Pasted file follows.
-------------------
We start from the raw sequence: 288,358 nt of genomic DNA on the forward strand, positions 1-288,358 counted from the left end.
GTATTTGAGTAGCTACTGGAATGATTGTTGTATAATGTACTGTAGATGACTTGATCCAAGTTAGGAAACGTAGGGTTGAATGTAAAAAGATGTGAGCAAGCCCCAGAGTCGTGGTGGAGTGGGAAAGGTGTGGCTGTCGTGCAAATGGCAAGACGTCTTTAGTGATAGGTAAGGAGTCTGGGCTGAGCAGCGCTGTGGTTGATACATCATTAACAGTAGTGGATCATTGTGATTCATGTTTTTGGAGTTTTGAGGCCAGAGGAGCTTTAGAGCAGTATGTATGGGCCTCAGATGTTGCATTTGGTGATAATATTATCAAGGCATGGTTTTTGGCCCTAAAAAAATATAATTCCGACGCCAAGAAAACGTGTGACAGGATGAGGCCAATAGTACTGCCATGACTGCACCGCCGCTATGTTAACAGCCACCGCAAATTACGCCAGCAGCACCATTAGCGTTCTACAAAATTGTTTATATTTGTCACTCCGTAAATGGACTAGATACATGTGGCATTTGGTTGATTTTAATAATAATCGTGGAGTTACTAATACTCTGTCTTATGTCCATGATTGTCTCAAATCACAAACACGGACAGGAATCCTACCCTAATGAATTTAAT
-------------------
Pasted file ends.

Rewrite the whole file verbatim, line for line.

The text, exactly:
We start from the raw sequence: 288,358 nt of genomic DNA on the forward strand, positions 1-288,358 counted from the left end.
GTATTTGAGTAGCTACTGGAATGATTGTTGTATAATGTACTGTAGATGACTTGATCCAAGTTAGGAAACGTAGGGTTGAATGTAAAAAGATGTGAGCAAGCCCCAGAGTCGTGGTGGAGTGGGAAAGGTGTGGCTGTCGTGCAAATGGCAAGACGTCTTTAGTGATAGGTAAGGAGTCTGGGCTGAGCAGCGCTGTGGTTGATACATCATTAACAGTAGTGGATCATTGTGATTCATGTTTTTGGAGTTTTGAGGCCAGAGGAGCTTTAGAGCAGTATGTATGGGCCTCAGATGTTGCATTTGGTGATAATATTATCAAGGCATGGTTTTTGGCCCTAAAAAAATATAATTCCGACGCCAAGAAAACGTGTGACAGGATGAGGCCAATAGTACTGCCATGACTGCACCGCCGCTATGTTAACAGCCACCGCAAATTACGCCAGCAGCACCATTAGCGTTCTACAAAATTGTTTATATTTGTCACTCCGTAAATGGACTAGATACATGTGGCATTTGGTTGATTTTAATAATAATCGTGGAGTTACTAATACTCTGTCTTATGTCCATGATTGTCTCAAATCACAAACACGGACAGGAATCCTACCCTAATGAATTTAAT